Well, you're probably much more aware of this than I am, but it's just that I had too many embarrassed forehead slappings to know painfully that it is very real and very effective. (i.e. on a few issues, this is also they way I picked my cues, only to discover down the road how pig ignorant the vast majority of journalists are. You see, it's not for nothing that journalists are considered to know so little about so many things. They are great at "faking" erudition because all it takes is verbal skills. The crappier a perspective is, the more brilliant the verbal "costume and make up" is just to hide the lack of "natural beauty" underneath.)

In fact, with the IQ range of 105-120 -- that is, those above the average and think the world of themselves, but are mostly things like political science or history majors, and couldn't possibly relate to a statistics-based sociobiology debate that requires a minimum of 130 -- it is almost certain that *this* is the way they pick the lines they'll use in cocktail parties, and using their verbal skills they only create variations on it so that in a couple of years' time someone like Stephen Fry practically writes whole TV sketches built around the issue as (mis-)defined by that article by using his stupendous skills for sophistry.


Anonymous said...

"it’s not clear what it is or whether it’s good at predicting how people will do in life"

I guess Brooks hasn't read the discussions of the relation between IQ and job performance in The Bell Curve, then. I guess he doesn't know why the US armed forces IQ-test all applicants.

Anonymous said...

Let's examine comments from Brooks. He says that 48% of the differences in IQ are due to genetics. He is using street-talk, but lets assume that he understands variance. The fact is that this number is close to accurate in young children, where heritability is about 45%. Those young children show a heritability component from the shared environment, but that component vanishes by about age 12 or shortly thereafter. In young adults, the heritability of IQ is about 70% and rises from that point to about 82% in older adults. Mr. Brooks is woefully uninformed, or else he is willfully misrepresenting the facts. For example he cited Eric Turkheimer's finding, but did not tell us that the oldest children examined by Turkheimer were age 7. At that age, the shared environmental component is relatively large. Recall that it goes to zero in the teen years. These same comments apply to the Skeels reference and should also disclose that the vanishing effect of the shared environment was not understood for several decades after the 30s.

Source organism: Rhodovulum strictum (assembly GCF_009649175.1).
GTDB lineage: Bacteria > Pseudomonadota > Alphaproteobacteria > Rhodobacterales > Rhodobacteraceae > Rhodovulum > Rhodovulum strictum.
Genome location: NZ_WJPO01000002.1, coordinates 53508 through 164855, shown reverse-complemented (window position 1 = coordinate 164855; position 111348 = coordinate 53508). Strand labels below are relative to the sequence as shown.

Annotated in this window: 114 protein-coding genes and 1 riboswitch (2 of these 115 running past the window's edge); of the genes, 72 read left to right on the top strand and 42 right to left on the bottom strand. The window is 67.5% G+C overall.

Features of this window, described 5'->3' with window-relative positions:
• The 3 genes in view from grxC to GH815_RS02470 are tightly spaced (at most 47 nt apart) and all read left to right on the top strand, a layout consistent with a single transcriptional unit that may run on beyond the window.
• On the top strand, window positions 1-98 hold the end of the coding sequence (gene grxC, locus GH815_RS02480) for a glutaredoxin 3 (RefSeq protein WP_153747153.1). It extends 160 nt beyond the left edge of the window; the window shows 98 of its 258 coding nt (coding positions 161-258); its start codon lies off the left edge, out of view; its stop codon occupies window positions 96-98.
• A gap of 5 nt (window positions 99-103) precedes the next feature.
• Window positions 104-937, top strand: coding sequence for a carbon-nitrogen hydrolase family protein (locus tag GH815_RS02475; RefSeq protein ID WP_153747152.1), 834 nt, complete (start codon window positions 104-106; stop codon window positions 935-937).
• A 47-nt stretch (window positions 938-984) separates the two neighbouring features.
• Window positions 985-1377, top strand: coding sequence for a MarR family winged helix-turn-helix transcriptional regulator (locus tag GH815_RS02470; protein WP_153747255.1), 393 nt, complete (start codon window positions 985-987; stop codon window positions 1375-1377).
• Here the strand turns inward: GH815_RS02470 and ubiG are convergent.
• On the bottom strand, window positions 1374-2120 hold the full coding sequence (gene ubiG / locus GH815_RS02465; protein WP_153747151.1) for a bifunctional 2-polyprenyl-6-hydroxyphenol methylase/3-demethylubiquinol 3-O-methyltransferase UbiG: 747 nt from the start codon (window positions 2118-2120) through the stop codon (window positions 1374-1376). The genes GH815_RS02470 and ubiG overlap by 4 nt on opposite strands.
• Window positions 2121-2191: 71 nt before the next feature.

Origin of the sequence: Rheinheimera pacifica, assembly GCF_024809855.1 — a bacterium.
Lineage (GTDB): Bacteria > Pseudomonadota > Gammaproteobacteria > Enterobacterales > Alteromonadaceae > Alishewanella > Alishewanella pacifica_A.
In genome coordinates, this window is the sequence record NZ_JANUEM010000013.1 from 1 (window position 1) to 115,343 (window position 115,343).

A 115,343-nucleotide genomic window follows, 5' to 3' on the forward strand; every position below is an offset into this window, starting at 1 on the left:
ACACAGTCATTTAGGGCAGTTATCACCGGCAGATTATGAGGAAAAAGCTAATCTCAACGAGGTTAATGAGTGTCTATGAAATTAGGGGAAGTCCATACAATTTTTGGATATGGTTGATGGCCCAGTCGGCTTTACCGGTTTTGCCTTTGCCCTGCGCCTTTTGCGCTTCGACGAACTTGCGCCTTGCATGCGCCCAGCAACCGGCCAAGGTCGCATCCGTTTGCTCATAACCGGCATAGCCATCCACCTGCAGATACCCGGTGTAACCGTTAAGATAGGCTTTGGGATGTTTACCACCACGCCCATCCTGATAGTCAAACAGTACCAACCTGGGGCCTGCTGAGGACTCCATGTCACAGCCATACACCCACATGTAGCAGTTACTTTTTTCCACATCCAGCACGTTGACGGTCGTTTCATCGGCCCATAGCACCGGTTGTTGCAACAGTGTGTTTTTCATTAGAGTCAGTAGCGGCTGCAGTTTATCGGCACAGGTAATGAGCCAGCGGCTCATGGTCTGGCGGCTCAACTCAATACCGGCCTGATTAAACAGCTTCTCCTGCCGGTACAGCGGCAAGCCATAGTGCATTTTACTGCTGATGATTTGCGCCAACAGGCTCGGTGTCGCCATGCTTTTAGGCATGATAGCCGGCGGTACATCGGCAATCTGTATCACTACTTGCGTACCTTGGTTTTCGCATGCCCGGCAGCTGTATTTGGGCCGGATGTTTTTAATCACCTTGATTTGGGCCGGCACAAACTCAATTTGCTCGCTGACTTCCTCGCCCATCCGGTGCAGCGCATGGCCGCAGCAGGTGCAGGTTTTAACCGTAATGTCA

The reason multiple intelligence theories thrive is that they are appreciated by people who are unfamiliar with intelligence research and want to reject the facts because they do not align properly with PC dogma. There will always be a market for scientifically unsupported claims from Gardner and Sternberg, but both have been the subject of dissections in the peer reviewed journal Intelligence. They have stories, but their stories were not derived from empirical observations and fall apart when subjected to rigorous testing.